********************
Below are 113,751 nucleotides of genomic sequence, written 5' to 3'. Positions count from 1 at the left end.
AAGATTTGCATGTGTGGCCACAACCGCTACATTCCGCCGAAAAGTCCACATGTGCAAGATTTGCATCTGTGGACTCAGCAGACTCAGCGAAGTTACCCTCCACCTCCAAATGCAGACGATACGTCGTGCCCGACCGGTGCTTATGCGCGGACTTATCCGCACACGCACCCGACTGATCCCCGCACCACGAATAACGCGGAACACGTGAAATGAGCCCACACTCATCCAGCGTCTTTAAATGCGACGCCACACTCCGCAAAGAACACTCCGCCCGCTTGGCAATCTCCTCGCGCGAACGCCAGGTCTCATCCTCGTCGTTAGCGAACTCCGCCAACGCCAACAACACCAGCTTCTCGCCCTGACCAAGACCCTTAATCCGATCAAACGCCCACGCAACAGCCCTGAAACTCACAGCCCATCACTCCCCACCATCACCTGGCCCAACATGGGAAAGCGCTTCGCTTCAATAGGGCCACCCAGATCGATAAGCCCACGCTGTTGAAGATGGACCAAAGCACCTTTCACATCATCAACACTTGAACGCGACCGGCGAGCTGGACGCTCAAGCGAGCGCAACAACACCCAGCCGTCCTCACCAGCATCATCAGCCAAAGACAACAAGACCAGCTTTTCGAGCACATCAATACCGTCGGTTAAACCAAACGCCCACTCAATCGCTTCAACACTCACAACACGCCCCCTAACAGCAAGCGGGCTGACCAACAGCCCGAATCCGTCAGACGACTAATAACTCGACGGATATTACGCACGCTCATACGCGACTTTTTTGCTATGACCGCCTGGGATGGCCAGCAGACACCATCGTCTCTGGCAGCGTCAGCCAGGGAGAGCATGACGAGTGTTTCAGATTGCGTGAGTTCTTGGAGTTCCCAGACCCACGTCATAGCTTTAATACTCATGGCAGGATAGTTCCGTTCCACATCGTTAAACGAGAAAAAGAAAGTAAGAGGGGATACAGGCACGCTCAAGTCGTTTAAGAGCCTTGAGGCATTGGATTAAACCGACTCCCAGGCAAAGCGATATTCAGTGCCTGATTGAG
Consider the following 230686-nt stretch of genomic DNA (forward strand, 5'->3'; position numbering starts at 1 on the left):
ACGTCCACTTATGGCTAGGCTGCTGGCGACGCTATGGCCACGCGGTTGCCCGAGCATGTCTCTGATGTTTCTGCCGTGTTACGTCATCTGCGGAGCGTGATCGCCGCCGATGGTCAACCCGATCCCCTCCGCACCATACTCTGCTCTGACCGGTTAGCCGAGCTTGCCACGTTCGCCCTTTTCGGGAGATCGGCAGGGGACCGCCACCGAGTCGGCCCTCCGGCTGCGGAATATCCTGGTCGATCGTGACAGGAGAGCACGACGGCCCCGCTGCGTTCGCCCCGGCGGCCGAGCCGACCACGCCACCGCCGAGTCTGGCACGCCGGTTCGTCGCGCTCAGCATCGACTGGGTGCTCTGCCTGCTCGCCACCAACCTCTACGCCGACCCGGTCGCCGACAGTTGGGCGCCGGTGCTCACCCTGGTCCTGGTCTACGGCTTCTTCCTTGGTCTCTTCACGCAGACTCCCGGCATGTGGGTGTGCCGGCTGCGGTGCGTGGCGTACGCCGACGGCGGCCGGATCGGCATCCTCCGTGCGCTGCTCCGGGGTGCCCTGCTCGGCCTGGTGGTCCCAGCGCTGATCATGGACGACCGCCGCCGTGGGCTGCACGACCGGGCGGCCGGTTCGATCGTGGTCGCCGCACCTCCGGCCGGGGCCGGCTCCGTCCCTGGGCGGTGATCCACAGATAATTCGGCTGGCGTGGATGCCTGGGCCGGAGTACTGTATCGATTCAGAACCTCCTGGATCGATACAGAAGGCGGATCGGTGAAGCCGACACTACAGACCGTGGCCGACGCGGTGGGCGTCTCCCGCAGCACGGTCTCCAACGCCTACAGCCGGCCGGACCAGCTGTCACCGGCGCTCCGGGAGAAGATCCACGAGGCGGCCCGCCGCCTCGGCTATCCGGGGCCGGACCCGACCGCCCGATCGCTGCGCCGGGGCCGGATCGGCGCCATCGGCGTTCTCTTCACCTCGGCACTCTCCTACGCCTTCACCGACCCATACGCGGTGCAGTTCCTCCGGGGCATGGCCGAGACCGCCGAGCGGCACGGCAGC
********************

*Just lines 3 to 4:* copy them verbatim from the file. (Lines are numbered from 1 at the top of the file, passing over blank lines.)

Consider the following 230686-nt stretch of genomic DNA (forward strand, 5'->3'; position numbering starts at 1 on the left):
ACGTCCACTTATGGCTAGGCTGCTGGCGACGCTATGGCCACGCGGTTGCCCGAGCATGTCTCTGATGTTTCTGCCGTGTTACGTCATCTGCGGAGCGTGATCGCCGCCGATGGTCAACCCGATCCCCTCCGCACCATACTCTGCTCTGACCGGTTAGCCGAGCTTGCCACGTTCGCCCTTTTCGGGAGATCGGCAGGGGACCGCCACCGAGTCGGCCCTCCGGCTGCGGAATATCCTGGTCGATCGTGACAGGAGAGCACGACGGCCCCGCTGCGTTCGCCCCGGCGGCCGAGCCGACCACGCCACCGCCGAGTCTGGCACGCCGGTTCGTCGCGCTCAGCATCGACTGGGTGCTCTGCCTGCTCGCCACCAACCTCTACGCCGACCCGGTCGCCGACAGTTGGGCGCCGGTGCTCACCCTGGTCCTGGTCTACGGCTTCTTCCTTGGTCTCTTCACGCAGACTCCCGGCATGTGGGTGTGCCGGCTGCGGTGCGTGGCGTACGCCGACGGCGGCCGGATCGGCATCCTCCGTGCGCTGCTCCGGGGTGCCCTGCTCGGCCTGGTGGTCCCAGCGCTGATCATGGACGACCGCCGCCGTGGGCTGCACGACCGGGCGGCCGGTTCGATCGTGGTCGCCGCACCTCCGGCCGGGGCCGGCTCCGTCCCTGGGCGGTGATCCACAGATAATTCGGCTGGCGTGGATGCCTGGGCCGGAGTACTGTATCGATTCAGAACCTCCTGGATCGATACAGAAGGCGGATCGGTGAAGCCGACACTACAGACCGTGGCCGACGCGGTGGGCGTCTCCCGCAGCACGGTCTCCAACGCCTACAGCCGGCCGGACCAGCTGTCACCGGCGCTCCGGGAGAAGATCCACGAGGCGGCCCGCCGCCTCGGCTATCCGGGGCCGGACCCGACCGCCCGATCGCTGCGCCGGGGCCGGATCGGCGCCATCGGCGTTCTCTTCACCTCGGCACTCTCCTACGCCTTCACCGACCCATACGCGGTGCAGTTCCTCCGGGGCATGGCCGAGACCGCCGAGCGGCACGGCAGC